Content Grouping with Google Analytics

By Dave Valko on June 23, 2016

Content Grouping with Google Analytics
Google Analytics is great at providing information about your website and the behavior of your website’s visitors. What Google Analytics can’t do for you is make sense of all the data the it provides. Recently, a client of ours asked us to help them make more sense of the data they have been provided by Google Analytics. They wanted to know what product categories on their site interested visitors the most.

 

Page Data Isn’t Much Help

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You might be thinking, getting product category information should be easy. Fire up GA go to Behavior > Site Content > All Pages and you’ve got the data you need. The Site Content option is good for finding information about specific URL’s on your website, but in the case of a product category where there are many pages within a category, you’d need to export the Site Content Report and post process the data in Excel or Sheets. Not very easy when you want to report monthly on the data.

To accomplish the goal of providing information on what product categories visitors are most interested in, we set up Content Grouping in Google Analytics for each of the product categories on the website. Using Content Grouping allows us to quickly report the data without the need to post process rows and rows of data in a spreadsheet.


 

Setting up Content Grouping


To setup the Content Grouping on the website property, we selected Admin and under the View Column, chose Content Grouping.

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Once we created a new content grouping, we had 3 choices in how to setup the content grouping:

 

Group by Tracking Code


This would be my preferred method of tracking content groups. Simply add a snippet of code to the page that includes the group name (product category in our case), and presto - the page is now tagged as a part of that group.

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Unfortunately, this method requires assistance from development to modify the page template in the CMS (Kentico in our case), and add a Content Group field to pages. Something to keep in mind for the future, but for the time being, our client has the development team on other priorities so we move on to our next option.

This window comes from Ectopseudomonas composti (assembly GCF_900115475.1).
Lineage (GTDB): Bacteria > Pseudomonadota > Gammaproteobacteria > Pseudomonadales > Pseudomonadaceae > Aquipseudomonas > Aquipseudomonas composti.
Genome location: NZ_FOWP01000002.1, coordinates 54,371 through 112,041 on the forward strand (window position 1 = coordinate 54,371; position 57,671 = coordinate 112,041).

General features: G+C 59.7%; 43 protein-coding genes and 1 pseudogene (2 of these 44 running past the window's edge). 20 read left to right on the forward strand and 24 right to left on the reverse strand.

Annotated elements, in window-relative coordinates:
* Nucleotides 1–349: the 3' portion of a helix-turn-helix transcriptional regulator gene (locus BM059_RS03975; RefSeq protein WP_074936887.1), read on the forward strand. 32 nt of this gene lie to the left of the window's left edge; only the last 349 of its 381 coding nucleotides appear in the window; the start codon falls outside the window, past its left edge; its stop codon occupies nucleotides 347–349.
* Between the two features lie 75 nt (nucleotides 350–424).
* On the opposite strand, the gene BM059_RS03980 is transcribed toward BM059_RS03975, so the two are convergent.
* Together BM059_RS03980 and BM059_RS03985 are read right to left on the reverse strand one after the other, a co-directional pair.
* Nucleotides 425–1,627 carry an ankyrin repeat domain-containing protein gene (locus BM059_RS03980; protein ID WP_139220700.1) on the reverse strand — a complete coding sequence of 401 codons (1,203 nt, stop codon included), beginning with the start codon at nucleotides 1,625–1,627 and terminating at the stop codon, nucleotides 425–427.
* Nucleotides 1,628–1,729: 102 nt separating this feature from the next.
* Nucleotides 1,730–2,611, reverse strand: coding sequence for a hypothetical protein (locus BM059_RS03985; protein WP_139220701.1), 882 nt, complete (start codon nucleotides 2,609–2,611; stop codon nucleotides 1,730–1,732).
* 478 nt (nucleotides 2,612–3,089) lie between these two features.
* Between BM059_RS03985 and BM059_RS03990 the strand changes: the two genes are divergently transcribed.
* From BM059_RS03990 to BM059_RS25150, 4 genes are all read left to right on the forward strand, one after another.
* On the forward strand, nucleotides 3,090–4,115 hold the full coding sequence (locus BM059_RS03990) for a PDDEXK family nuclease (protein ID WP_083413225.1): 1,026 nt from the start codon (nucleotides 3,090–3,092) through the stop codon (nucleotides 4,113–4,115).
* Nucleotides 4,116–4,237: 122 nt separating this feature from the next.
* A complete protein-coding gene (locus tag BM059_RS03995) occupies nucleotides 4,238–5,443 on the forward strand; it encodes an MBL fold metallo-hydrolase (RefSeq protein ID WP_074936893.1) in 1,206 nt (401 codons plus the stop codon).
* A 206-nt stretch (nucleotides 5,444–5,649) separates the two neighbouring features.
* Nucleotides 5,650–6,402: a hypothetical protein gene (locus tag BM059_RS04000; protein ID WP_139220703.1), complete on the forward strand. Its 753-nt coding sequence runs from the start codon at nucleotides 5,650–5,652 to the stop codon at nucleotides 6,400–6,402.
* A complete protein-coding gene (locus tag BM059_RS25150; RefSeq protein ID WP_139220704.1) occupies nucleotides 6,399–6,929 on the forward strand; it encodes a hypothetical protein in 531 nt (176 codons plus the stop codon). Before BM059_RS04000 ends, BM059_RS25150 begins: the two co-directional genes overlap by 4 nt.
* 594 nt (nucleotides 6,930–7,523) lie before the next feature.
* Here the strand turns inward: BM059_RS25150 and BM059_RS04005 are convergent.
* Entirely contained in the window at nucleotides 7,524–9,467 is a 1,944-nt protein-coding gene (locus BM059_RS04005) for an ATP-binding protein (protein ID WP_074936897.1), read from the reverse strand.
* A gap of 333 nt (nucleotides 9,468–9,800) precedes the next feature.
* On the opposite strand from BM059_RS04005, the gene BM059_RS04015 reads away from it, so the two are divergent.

Group Using Extraction


As the name implies, Group Using Extraction allows you to generate group names based on the extraction the data from existing dimensions of data on your page. Using a regular expression, we could parse the dimension and get the name of a group. 

For example, if page titles were set up with a structure of: “Company Name | Product Category”

We could specify a group name in the Page Title and provide a regular expression that extracts the group name.

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In our case the page titles for the site are not set up in a fashion that we could utilize the extraction method. We could use the Page dimension to extract, however we wouldn’t have clean human readable categories so we move on to our final grouping option.
 


Group Using Rule Definitions


This option is very similar to Extraction, however in this case we get to define our own group name and define our own rules on how a page ends up in the grouping. In our case, we wanted the page URI to contain the path to the category pages. As long as a page has the underlying URI, it will be contained in the grouping.

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Now We Wait


Once the grouping is setup, we wait. Unfortunately, Content Grouping starts the day you set it up. Google Analytics will not provide past content grouping data. For our client, we waited a month to get some baseline data.


Our Grouped Data


Once data is gathered, we can view it in Standard Google Analytics or Custom Reports & Dashboards.  All the data about content groups are hit level dimensions, IE the data includes “Pageviews, Unique Views, Avg. Time on Page, Entrances, Bounce Rate, etc.

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It should be noted, the category (not set) is a grouping of all pages that are not included in any of the rules we setup. In this case, it does not include pages like the home page, about the company, 404 pages, contact, news, blogs, etc.

With our initial group data, we have established a baseline for product categories (content groups) on the site. As our client updates their online marketing and content strategy, we have a reference point to compare and see if their new efforts in a product category make an impact.
 

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About the author

Dave’s got a strong background in film production and it has transferred well to web and software development. Like with any good production, Dave believes in strong planning up front which means clients get a well thought out plan before a single line of code gets written. After a day of sketching up wireframes, creating flowcharts, or writing proposals, you can usually find Dave snapping photos, hanging out with his wife, or happily getting destroyed by his boys in Halo.

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